Monday, an afternoon storm rolled in. The clouds were shades of grey. Around us, thunder rumbled and the clouds quickly turned to black. The wind was blowing hard, bringing the rain in from the west, bending the trees. A sharp flash of lightning appeared. The anticipation of hearing in crackle never happened: it was unnerving. The hair on my neck prickled because the pause made me believe God was deciding what to do with the electricity. I could not help but think I would be the recipient.
Our children were running up and down the front steps of our house, in and out of the few drops of rain that came down. I called them in to get them out of harm’s way. I thought: when it comes, it will be a very heavy rain. A storm was brewing.
I was reminded of the days when I was a child. I sat on the front porch with my mother and my brothers and sisters, drinking rain water that cascaded off the tin roof. Puddles of water formed near the stilts at the base of the house.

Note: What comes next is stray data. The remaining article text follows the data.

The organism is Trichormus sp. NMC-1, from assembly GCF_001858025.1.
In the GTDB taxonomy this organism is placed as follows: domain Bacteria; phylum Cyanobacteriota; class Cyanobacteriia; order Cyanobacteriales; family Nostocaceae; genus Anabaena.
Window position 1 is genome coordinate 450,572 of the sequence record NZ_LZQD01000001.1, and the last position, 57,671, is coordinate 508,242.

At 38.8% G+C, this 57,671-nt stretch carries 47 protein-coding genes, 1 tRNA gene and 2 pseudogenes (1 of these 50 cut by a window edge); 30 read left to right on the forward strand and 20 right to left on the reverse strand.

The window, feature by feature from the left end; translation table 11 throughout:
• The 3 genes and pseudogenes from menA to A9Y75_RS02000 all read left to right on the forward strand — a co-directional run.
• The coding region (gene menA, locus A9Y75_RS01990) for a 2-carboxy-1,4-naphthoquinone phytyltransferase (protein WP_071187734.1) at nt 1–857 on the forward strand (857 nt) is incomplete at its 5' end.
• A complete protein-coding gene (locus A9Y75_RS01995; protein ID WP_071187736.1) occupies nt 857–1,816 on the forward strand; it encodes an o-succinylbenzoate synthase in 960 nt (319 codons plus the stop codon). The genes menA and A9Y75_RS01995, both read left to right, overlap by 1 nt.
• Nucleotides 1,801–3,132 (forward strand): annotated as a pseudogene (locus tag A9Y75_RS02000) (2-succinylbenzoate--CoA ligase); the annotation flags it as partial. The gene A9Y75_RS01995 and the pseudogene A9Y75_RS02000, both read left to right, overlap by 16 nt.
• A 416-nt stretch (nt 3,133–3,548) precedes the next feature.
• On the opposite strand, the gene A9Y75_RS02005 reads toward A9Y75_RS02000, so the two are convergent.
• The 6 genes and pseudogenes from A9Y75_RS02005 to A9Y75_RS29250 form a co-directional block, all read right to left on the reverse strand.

There was a lot of joy to be had watching a storm roll in. It was like admiring the awesome power of God. And yes, there was an element of fear and and being humbled. And when the rain would finally arrive, it beat on the tin roof with a ratta-tat-tat!
The rain would continue pouring from the roof and it continued to make the sound that rain makes when it drips and cascades into more water. And with the rain falling, the wind blowing, the drumming on the tin roof, thunder rumbled.
My mother would have instructed us to set the tubs out in the yard to catch the rain water. My older brothers would have placed all of the galvanized, number 30, tubs by the well.
Porches on some houses in the South were long. It was a good thing they were. The long porch allowed us to stay and “watch God do his work,” as Mama used to say. We wanted to stay there until we were unable to avoid getting wet. We would scoot back, trying to stay dry, every time the wind pushed the rain farther and farther up the porch, until finally our backs were against the wall.
We would resign and go inside the watch the rain stream down the windows. Finally darkness would settle in, we would go to bed, listening to the ratta-tat-tat until we fell asleep